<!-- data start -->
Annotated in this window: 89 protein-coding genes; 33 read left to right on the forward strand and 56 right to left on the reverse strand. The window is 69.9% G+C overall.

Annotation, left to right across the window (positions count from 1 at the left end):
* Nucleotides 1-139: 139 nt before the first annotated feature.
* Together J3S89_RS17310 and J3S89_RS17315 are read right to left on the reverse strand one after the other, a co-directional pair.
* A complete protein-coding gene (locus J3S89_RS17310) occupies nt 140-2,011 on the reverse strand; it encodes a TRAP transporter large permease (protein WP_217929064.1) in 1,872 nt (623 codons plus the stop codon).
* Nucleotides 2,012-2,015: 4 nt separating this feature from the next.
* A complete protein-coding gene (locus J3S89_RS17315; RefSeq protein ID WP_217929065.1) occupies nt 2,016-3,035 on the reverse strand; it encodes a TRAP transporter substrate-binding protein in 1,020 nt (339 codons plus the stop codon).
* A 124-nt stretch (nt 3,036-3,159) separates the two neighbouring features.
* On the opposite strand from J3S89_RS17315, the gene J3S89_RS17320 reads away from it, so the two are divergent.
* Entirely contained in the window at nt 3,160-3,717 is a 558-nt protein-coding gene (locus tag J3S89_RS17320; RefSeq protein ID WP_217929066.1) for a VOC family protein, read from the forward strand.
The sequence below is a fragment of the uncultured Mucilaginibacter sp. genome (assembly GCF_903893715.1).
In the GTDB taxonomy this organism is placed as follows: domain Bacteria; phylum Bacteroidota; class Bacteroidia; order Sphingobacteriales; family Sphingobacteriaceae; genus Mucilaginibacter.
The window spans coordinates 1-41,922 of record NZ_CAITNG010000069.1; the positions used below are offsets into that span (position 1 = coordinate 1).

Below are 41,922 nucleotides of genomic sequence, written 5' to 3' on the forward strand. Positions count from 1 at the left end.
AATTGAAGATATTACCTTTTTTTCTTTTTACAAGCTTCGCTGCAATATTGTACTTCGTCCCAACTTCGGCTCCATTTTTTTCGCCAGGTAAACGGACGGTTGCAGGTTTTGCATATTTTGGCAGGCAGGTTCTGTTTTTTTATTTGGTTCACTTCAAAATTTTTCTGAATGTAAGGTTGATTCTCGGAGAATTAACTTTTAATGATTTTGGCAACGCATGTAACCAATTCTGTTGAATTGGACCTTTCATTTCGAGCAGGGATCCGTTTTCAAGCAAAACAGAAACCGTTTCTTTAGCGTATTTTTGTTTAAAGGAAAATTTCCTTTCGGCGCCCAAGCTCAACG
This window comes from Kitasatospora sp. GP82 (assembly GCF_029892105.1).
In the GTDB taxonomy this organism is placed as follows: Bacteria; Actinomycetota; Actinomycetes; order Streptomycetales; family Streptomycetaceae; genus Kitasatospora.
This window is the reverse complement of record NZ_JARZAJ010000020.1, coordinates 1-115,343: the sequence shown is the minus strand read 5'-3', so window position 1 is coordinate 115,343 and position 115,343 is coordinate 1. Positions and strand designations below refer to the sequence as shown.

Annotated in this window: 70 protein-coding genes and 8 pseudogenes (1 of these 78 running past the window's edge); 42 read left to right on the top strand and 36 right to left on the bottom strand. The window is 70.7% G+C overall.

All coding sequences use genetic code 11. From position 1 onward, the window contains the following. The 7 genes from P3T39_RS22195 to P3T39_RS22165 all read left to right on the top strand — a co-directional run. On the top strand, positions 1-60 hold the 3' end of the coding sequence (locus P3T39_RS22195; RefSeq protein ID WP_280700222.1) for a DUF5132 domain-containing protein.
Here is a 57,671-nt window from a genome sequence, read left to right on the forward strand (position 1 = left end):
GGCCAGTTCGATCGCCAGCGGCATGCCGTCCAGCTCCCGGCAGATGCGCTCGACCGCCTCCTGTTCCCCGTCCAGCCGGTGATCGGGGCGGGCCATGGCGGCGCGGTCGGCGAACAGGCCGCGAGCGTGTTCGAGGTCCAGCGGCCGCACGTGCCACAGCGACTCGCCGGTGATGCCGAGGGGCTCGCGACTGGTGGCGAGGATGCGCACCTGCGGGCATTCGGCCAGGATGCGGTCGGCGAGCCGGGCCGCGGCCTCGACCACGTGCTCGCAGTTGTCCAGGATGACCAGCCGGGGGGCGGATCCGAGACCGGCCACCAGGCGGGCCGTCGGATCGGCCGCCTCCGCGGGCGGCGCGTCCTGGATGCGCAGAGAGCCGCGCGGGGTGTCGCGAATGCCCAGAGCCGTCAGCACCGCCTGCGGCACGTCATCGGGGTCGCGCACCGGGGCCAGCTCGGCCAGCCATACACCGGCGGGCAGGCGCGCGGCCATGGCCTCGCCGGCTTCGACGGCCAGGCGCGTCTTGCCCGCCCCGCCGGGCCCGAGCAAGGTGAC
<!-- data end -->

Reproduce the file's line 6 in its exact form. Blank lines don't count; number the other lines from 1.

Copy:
* Nucleotides 2,012-2,015: 4 nt separating this feature from the next.